Question about GE WDSR2080D Top Load Washer
Within the first few months of owning the GE WDSR2080D Top Load washer, I noticed a small puddle of water on the floor at the right front corner of the unit when I tried to use the "small load" setting. It appeared after the first spin cycle. It felt like it was dripping slowly from that underside of the washer.
The repairman came out, checked it and said he could find nothing wrong with it. Since we don't usually use the "small load" setting, I sort of forgot about it until recently when my husband must have moved it to that one rather than "large load." I ran two small loads through and noticed at the end that there was a larger puddle on the floorand actually found water under the right middle side and on the left back side. None was under the left front side. I pulled a thin towel underneath the entire machine to absorb the puddle(s). Is this a common problem on the small load setting and what could be the problem ? I plan to contact the repairman, but don't expect a solution.
Qiut pissing on the floor
Posted on Jan 14, 2009
I have been selling and been doing factory authorized service on GE for nearly 30 years. I have sold many of this model. It's hard to imaging that a machine would leak water on small loads but not larger loads. In a case such as this, a servicer must remember to test the machine exactly as the home owner is using it. I would take pull the machine away from the wall and adjacent cabinets and dryer if hoses permit, (so that I could rule out water coming from somewhere other that the washer) remove the front panel, and have the home owner run the exact cycle with the exact settings and the same clothes load and soap used when the machine leaked. I suspect that some water is splashing over the wash tub. If you use a gentle cycle or a larger load you get less splashing. Even having a few more cloths items in the machine would reduce splashing. You might not expect a solution, but you do deserve an explanation. Some times the solution is strange, for example: I had a customer who said the washer leaked a lot of water onto the floor the first time it was used in the day, but worked great the rest of the day. I came out early the next day and tested the machine, and it did exactly that. What happened was the builder added on this new laundry room and the drain pipe went through the floor before the plumber added the trap. The builder then insulated the area but put the insulation on the room side of the trap, allowing cold air to freeze and plug the drain. After warm water pumped into the drain and most of the water overflowed the top of the pipe onto the floor, the rest of the water melted the ice in the trap and the machine worked fine until the next day after the water had a chance to form a later of ice in the trap again. The fix was simply to move the insulation to the other side of the trap. (OK, here in Minnesota we run into weird things like that, but my point is to test the machine exactly as it is used to find where the problem lies) I'd like you to post a comment when you find your solution.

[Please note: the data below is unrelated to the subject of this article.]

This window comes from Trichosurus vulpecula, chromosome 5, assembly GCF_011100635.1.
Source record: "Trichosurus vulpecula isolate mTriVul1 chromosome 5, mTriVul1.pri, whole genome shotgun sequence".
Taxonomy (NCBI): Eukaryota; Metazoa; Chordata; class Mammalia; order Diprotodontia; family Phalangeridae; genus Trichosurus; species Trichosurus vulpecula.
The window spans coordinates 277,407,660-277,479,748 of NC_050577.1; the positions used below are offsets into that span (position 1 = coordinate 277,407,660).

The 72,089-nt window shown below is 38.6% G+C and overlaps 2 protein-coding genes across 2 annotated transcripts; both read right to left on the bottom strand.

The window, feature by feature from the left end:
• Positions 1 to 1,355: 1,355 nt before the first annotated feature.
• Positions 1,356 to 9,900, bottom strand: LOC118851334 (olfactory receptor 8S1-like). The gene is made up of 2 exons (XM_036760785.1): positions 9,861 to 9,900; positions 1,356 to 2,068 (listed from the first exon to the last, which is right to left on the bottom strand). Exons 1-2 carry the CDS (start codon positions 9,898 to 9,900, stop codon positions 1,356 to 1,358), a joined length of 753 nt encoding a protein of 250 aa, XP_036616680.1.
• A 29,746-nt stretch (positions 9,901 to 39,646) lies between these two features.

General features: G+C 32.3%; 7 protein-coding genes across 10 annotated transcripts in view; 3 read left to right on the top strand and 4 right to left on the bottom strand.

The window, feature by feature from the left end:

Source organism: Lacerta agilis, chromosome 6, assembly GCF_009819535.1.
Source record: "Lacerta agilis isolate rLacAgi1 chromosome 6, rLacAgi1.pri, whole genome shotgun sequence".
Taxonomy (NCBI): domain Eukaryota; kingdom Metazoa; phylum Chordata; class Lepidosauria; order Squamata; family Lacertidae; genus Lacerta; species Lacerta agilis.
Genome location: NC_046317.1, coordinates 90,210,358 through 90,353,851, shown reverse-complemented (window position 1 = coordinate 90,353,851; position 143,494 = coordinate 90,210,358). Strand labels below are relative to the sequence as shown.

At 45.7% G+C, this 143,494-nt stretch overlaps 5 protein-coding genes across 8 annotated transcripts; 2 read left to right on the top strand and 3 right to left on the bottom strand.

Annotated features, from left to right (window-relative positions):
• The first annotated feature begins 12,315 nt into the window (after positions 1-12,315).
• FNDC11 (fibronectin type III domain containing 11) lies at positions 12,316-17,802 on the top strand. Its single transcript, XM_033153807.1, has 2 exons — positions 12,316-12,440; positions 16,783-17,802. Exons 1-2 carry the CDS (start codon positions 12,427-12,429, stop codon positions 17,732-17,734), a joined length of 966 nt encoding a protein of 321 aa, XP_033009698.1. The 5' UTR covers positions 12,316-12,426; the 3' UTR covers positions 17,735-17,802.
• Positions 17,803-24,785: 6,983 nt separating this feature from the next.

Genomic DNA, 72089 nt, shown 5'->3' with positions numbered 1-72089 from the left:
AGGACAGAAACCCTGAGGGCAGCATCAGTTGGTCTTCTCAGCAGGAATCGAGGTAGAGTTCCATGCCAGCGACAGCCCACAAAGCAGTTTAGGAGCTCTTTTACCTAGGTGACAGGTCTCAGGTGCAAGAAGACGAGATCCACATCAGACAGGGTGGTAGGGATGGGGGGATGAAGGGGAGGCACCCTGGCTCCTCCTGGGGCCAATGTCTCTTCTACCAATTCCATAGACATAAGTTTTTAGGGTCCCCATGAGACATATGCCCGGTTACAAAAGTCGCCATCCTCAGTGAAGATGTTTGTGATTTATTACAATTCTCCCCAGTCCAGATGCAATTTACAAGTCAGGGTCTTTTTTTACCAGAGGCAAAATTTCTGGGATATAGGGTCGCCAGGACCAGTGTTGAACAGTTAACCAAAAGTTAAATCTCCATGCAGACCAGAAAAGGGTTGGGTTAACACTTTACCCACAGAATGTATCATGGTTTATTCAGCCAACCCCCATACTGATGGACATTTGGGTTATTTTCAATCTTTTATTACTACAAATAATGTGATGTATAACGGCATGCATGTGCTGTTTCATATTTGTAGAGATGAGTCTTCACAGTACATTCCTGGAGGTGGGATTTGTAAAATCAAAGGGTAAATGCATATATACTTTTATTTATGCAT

Posted on Nov 02, 2008
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